Find Your Next Job as a Military Spouse
By: Katie Savant, Government Relations Issue Strategist
It’s just past peak PCS season and this time of year, we often receive phone calls, emails, and Facebook posts asking for help on the job hunting front. From resume questions to tips for getting your foot in the door, an already challenging process can be especially daunting for military spouses after a move.
So without those professional network connections at a new duty station where do you turn?
Start with these resources.
- Employment Readiness Specialists: If you live near an installation, your installation’s employment readiness program is a great place to start. Versed with all of the military and nonmilitary resources in your community, they can offer one-on-one support and group sessions. You can find local employment readiness specialists by location or installation on MilitaryInstallations.
- SECO: If you don’t know this acronym yet you should. Spouse Education and Career Opportunities (SECO) is a comprehensive program dedicated to virtual education and career support just for military spouses. SECO can meet your education and career support needs online or by phone, a lifesaver with frequent moves. They can even help you find the right educational program and guide you in creating a federal resume so check them out before your next job search.
- MSEP: The Military Spouse Employment Partnership (MSEP) is another acronym to know. MSEP is more than a job board. MSEP partners have made a commitment to hire and retain military spouses. If your resume is ready to go and you know your targeted career field, the MSEP job board is a great place to look for local and virtual jobs.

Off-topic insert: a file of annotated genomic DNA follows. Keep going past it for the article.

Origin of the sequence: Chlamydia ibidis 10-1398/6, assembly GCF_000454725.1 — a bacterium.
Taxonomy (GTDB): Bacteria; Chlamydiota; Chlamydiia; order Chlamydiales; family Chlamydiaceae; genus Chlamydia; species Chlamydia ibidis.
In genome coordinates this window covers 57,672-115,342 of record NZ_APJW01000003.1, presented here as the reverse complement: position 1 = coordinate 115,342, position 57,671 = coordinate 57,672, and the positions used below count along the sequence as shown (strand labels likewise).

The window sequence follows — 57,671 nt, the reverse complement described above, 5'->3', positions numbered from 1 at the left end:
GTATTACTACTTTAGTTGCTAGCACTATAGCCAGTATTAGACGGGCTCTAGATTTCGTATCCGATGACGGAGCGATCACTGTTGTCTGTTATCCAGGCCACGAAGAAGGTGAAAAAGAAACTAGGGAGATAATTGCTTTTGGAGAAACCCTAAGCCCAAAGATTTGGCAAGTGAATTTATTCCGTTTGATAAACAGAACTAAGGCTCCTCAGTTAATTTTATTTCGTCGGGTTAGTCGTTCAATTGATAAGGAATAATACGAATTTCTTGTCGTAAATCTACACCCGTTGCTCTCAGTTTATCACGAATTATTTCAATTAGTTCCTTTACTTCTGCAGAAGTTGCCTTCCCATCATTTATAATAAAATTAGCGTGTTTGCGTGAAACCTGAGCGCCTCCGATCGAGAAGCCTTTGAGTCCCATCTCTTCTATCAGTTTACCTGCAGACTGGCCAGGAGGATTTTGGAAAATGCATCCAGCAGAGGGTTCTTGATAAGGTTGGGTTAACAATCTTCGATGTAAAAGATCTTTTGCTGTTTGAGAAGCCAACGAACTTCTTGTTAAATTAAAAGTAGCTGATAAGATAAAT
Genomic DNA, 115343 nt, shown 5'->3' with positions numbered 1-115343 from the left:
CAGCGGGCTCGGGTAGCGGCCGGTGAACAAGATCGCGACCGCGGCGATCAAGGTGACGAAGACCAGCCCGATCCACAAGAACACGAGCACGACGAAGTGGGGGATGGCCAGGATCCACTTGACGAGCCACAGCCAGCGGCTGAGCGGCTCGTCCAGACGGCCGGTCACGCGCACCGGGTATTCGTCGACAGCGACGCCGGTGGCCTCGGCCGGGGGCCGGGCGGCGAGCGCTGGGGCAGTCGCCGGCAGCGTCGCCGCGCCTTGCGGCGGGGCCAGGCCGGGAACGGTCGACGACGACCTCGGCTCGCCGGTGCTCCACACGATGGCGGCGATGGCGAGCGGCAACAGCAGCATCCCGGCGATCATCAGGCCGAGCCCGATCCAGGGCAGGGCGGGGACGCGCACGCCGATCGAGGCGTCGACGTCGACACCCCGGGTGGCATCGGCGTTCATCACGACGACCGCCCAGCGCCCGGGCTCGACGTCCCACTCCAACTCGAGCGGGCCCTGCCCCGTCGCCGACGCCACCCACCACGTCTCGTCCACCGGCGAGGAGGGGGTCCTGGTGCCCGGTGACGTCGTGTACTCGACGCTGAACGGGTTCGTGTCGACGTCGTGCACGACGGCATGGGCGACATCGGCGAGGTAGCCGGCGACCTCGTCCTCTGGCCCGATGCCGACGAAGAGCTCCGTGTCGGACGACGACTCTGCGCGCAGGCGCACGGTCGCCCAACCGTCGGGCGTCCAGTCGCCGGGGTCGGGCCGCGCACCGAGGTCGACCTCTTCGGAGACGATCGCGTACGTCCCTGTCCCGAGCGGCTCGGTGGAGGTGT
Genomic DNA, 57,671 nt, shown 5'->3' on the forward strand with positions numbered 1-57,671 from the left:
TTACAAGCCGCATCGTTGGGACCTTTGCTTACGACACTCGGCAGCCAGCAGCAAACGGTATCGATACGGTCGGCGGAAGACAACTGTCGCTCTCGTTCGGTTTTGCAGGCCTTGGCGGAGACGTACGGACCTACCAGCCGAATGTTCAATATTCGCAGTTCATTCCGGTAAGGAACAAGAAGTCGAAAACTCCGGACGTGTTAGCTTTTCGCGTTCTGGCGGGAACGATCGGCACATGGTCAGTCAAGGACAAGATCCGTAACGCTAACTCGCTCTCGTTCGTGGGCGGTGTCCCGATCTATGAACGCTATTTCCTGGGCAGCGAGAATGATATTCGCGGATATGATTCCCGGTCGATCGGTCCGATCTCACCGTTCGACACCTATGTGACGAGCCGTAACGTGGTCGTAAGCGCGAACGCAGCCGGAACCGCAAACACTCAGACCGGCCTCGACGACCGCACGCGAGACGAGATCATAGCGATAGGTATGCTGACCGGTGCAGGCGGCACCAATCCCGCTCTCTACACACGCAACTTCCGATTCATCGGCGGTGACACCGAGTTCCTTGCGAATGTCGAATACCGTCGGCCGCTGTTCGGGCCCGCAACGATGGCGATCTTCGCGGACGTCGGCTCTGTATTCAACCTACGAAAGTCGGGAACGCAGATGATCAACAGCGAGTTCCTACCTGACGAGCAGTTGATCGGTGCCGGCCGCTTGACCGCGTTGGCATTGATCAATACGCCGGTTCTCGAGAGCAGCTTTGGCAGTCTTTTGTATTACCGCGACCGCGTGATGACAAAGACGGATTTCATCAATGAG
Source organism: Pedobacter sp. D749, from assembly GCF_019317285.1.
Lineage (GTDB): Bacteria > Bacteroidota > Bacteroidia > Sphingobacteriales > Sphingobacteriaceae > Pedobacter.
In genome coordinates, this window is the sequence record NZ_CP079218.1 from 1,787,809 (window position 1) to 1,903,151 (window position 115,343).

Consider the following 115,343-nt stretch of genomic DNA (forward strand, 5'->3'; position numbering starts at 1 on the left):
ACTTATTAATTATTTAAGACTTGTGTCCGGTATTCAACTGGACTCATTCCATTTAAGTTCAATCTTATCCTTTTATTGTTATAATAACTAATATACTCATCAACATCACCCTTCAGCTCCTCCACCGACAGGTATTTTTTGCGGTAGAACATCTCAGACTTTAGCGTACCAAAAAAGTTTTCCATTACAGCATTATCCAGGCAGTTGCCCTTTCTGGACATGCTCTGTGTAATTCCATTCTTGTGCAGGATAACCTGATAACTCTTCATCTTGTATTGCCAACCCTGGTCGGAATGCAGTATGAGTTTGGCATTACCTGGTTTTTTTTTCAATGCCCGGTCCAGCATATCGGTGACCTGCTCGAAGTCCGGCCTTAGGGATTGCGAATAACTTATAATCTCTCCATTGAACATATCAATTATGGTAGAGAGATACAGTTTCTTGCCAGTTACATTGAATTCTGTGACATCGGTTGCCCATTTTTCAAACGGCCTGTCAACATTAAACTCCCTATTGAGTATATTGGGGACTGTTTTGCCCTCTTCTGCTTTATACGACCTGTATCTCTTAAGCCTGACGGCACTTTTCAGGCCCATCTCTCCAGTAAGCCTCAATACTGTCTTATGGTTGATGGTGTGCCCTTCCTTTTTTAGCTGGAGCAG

- Government Employment: Whether you want to be a public servant or hope securing a federal job will help with future transfers, working for the government can definitely benefit military spouses. You can find listings for federal employment on the usajobs.gov website. Governmentjobs.com also provides listings of public sector jobs across the nation.
Get social and build your network.
More and more employers are networking and recruiting for employees through social media, specifically LinkedIn and Twitter. While in-person networking is still important it’s also helpful to build your network virtually.
Do attend alumni events or even check out events hosted by your local chamber of commerce but also make sure to update your LinkedIn profile and review the privacy settings on your other social media accounts. You want to put your best face forward and remember to keep it professional.
Posted August 2, 2016